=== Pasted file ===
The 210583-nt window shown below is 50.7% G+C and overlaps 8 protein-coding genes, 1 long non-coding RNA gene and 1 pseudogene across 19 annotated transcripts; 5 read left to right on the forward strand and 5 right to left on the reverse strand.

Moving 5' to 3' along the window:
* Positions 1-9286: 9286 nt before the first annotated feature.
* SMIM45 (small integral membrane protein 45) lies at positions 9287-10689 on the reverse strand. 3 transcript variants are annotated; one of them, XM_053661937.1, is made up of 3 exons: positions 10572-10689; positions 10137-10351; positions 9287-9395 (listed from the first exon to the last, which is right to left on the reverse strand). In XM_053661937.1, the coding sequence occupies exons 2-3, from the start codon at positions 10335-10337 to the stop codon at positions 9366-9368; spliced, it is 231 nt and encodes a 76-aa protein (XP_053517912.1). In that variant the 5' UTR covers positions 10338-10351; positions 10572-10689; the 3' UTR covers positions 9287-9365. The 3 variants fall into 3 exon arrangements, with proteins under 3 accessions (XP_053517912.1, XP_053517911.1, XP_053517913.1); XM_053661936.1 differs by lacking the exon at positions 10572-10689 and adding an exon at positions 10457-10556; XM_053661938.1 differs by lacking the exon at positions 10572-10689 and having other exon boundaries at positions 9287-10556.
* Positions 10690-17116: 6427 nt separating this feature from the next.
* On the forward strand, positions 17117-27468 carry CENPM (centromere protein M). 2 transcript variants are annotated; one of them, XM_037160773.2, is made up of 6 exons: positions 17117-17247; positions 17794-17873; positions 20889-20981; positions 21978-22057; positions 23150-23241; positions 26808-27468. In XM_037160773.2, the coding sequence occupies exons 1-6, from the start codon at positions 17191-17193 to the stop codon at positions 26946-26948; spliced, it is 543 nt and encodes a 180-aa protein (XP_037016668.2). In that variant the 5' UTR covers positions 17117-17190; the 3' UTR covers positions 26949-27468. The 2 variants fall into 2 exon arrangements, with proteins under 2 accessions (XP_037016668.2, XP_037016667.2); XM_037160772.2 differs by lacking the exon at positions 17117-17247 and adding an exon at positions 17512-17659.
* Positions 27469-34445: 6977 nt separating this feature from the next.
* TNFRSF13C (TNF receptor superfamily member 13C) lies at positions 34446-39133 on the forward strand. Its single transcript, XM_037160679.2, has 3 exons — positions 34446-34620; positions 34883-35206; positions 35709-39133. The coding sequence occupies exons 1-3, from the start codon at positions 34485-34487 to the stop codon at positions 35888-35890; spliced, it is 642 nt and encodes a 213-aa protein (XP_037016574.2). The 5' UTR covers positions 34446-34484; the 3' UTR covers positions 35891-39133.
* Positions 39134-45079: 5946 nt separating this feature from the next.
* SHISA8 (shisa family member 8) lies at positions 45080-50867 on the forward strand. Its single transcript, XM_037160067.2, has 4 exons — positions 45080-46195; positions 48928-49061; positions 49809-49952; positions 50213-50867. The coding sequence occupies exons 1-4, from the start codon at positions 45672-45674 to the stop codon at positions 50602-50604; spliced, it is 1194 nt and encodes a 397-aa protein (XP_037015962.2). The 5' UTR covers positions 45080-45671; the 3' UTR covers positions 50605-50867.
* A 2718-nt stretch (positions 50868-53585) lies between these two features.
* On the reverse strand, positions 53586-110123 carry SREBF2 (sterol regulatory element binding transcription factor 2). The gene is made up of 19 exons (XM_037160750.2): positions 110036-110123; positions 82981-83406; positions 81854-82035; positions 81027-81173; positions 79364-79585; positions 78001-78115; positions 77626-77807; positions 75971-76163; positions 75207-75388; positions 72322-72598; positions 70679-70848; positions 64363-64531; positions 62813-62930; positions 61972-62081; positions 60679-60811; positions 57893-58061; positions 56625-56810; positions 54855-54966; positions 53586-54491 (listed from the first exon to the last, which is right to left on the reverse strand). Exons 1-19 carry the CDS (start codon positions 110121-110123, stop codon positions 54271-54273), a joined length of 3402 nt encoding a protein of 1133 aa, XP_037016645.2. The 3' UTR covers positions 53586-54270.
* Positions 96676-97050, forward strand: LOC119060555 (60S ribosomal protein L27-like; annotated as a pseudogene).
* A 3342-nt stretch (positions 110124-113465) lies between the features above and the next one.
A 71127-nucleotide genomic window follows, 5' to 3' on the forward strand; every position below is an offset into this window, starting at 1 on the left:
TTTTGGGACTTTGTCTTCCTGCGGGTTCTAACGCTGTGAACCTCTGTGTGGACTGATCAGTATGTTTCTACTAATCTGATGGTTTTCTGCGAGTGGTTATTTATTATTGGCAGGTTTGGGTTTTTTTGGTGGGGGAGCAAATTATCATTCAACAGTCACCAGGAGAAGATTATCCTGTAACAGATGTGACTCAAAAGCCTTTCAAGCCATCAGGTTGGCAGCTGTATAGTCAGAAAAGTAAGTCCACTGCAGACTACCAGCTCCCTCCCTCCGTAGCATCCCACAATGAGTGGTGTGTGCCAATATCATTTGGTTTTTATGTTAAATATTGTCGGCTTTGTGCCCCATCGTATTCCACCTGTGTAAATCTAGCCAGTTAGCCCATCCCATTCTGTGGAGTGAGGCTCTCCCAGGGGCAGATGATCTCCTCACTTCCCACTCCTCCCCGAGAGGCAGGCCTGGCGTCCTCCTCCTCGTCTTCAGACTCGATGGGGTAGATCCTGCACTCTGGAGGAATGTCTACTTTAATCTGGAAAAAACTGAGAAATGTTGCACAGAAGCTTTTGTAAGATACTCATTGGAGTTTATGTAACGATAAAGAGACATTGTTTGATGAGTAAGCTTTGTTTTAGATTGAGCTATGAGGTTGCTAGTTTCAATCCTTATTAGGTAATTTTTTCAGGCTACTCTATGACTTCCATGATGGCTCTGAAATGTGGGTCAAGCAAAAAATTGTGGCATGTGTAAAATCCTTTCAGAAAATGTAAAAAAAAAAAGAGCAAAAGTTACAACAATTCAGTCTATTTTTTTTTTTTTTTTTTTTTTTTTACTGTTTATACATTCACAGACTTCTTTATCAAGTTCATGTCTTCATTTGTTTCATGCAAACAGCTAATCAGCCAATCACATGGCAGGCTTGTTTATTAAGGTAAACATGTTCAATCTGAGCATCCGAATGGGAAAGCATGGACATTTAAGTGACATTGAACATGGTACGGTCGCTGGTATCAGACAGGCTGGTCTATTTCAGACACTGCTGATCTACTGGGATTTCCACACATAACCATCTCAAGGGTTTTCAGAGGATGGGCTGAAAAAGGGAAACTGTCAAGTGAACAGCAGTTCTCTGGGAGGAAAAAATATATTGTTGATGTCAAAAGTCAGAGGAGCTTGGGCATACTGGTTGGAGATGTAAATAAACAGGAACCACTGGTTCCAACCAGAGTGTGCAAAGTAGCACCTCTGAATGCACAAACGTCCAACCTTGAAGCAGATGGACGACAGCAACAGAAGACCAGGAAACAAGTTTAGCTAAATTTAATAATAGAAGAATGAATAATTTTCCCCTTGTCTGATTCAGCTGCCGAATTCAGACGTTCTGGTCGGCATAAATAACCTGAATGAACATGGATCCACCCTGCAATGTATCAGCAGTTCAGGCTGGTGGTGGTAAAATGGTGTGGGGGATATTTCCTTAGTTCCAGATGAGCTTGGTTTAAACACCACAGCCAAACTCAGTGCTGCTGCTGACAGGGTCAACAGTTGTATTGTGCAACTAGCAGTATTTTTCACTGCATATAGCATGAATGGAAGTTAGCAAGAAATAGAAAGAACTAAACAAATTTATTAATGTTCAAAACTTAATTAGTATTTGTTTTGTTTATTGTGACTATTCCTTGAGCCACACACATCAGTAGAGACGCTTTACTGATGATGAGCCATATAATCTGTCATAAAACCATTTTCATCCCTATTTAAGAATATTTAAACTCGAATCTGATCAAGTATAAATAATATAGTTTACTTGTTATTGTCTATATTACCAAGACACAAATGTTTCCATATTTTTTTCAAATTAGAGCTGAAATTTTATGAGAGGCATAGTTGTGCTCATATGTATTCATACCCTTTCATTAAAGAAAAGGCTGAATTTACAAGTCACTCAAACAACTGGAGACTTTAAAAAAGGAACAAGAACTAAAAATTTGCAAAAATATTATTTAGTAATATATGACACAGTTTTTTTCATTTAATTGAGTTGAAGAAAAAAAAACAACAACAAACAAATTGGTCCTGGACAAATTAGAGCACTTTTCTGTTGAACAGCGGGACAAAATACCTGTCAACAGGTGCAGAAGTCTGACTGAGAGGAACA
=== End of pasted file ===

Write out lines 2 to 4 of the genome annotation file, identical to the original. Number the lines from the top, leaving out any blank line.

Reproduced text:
Moving 5' to 3' along the window:
* Positions 1-9286: 9286 nt before the first annotated feature.
* SMIM45 (small integral membrane protein 45) lies at positions 9287-10689 on the reverse strand. 3 transcript variants are annotated; one of them, XM_053661937.1, is made up of 3 exons: positions 10572-10689; positions 10137-10351; positions 9287-9395 (listed from the first exon to the last, which is right to left on the reverse strand). In XM_053661937.1, the coding sequence occupies exons 2-3, from the start codon at positions 10335-10337 to the stop codon at positions 9366-9368; spliced, it is 231 nt and encodes a 76-aa protein (XP_053517912.1). In that variant the 5' UTR covers positions 10338-10351; positions 10572-10689; the 3' UTR covers positions 9287-9365. The 3 variants fall into 3 exon arrangements, with proteins under 3 accessions (XP_053517912.1, XP_053517911.1, XP_053517913.1); XM_053661936.1 differs by lacking the exon at positions 10572-10689 and adding an exon at positions 10457-10556; XM_053661938.1 differs by lacking the exon at positions 10572-10689 and having other exon boundaries at positions 9287-10556.